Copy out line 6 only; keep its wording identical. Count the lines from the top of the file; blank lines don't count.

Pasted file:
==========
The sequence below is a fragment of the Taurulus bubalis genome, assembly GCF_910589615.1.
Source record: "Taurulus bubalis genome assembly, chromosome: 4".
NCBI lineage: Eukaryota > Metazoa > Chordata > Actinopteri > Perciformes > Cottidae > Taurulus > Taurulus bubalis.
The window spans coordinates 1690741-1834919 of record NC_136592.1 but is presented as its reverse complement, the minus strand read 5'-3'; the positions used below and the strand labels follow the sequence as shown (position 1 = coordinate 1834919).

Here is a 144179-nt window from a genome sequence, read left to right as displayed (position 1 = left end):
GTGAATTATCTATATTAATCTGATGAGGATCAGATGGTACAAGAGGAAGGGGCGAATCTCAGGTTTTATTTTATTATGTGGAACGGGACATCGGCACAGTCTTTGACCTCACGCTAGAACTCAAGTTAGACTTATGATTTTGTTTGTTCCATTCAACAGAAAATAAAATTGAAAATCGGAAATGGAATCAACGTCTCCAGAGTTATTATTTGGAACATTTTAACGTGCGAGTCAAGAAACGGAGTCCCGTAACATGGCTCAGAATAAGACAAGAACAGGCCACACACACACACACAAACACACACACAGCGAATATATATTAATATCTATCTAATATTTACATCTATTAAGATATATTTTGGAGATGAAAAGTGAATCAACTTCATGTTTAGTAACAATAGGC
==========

GTGAATTATCTATATTAATCTGATGAGGATCAGATGGTACAAGAGGAAGGGGCGAATCTCAGGTTTTATTTTATTATGTGGAACGGGACATCGGCACAGTCTTTGACCTCACGCTAGAACTCAAGTTAGACTTATGATTTTGTTTGTTCCATTCAACAGAAAATAAAATTGAAAATCGGAAATGGAATCAACGTCTCCAGAGTTATTATTTGGAACATTTTAACGTGCGAGTCAAGAAACGGAGTCCCGTAACATGGCTCAGAATAAGACAAGAACAGGCCACACACACACACACAAACACACACACAGCGAATATATATTAATATCTATCTAATATTTACATCTATTAAGATATATTTTGGAGATGAAAAGTGAATCAACTTCATGTTTAGTAACAATAGGC